Every election cycle you can count on the apostles of liberalism to creep out of their closets waving the gospel of multiculturalism, centralized government and their version of humanity. These modern day confessors would have us immolate the American creed by bastardizing the rule of law and inundating our communities with foreigners who either have no intention of assimilating or whose culture is openly hostile to Western civilization. These preachers light pyres while shouting, “What would Jesus do?”
According to these do-gooders a nation-state is unchristian. Walls and boundaries are exclusionary and marginalize third-worlders. Here is an excerpt from a Charlotte Observer op-ed written by Greg Snyder, a professor of religion at Davidson College.
If Jesus’ teachings aren’t convincing enough, we might add to it the testimony of the apostle Paul. Scholars and people of faith still debate how best to characterize Paul’s teaching, but one thing is certain. Paul would say in the life, death and resurrection of Christ, God was bringing outsiders – Gentiles – into the covenant of fellowship with God. Where Paul encountered exclusion and marginalization of Gentile believers, he battled it. When even so prominent a person as Peter hesitated to accept Gentiles at table, Paul stood up and berated Peter in front of the entire community. When Paul learned some of his followers in Corinth were not properly welcoming and caring for believers of lesser status, he rebuked them. In his letter to the Galatians, Paul wrote, “There is neither Jew nor Gentile, there is neither slave nor free, there is neither male nor female.” These divisions, so fundamental to ancient society, had no place in the communities Paul founded, and Paul fiercely opposed them. In the words of Ephesians 2:14, the “wall of hostility” that once separated Jew and Gentile has now been broken down.
In light of this, a doctrine that counsels retreat behind walls, pits one group against another, aggravates tensions rather than relieving them and feeds ancient divisions would violate Paul’s deepest convictions.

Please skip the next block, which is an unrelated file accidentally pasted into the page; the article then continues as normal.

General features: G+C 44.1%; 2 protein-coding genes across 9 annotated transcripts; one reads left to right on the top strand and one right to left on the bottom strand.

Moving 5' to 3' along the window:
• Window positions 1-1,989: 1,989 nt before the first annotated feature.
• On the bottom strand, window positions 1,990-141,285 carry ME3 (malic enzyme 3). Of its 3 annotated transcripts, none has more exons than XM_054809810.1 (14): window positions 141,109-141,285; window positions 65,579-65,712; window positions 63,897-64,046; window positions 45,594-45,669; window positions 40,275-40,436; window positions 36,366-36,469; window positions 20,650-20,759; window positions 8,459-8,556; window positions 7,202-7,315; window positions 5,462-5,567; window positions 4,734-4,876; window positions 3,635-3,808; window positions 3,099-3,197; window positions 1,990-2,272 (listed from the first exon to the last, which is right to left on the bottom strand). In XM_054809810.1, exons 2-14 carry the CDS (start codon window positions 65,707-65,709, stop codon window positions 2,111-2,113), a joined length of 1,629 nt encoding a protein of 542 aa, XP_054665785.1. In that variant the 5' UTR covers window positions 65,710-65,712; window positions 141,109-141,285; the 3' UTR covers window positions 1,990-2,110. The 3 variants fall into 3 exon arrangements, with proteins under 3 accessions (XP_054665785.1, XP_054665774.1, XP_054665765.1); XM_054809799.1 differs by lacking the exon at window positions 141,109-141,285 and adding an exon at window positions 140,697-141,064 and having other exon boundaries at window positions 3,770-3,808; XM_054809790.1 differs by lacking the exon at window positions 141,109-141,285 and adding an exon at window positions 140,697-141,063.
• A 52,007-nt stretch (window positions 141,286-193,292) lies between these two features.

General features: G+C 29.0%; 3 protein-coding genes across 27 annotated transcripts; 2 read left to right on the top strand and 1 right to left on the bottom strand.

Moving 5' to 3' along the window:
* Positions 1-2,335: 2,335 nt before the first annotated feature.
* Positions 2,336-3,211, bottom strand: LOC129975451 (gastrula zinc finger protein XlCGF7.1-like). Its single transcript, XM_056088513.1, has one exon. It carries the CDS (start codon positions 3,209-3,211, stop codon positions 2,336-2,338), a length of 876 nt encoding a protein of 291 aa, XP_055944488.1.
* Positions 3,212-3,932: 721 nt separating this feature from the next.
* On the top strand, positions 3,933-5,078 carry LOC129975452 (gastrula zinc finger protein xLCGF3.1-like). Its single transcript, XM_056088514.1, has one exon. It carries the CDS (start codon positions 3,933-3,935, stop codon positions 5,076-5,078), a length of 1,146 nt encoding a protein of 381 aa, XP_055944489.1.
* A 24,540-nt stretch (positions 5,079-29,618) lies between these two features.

Can you image what would have happened to the Viennese Christians had they not had a wall in 1683? The Muslim horde would’ve massacred and enslaved the whole population. Christian Europe would’ve been mortally threatened.
Some ancient divisions need to be respected. Shoebat.com published an article by Thomas King on the significance of the 9/11 terrorists attack.
Whilst many people remember Sept. 11 2001 for the Islamic terrorist attack on the USA and also the Western world by extension, few people are aware of another significant battle that saved Western Christendom for many generations that also occurred on Sept. 11 and Sept. 12 1683: The Battle of Vienna. It was this very battle that we in the West have reaped the benefits of and taken for granted but few know or bother to know the details. It will be my sincere attempt to not simply bring out the details of the Battle but rather, to seek to bring to the attention of the reader, some important spiritual and moral lessons for us in the West today.
It is not in vain that the Islamic terrorists responsible for the World Trade Centre attack in 2001 picked such a date to perform their attack. It is because of the significance of this battle meant both the victory of Christendom and the defeat of the Islamic crescent in 1683. In their attempt to try and reverse this historical victory, the Islamic terrorists have only brought further disdain to themselves and their vile religion of the Antichrist and have now caused Christendom to awake from her slumber.
Is suicide still considered a mortal sin, or is that what Jesus would have us do?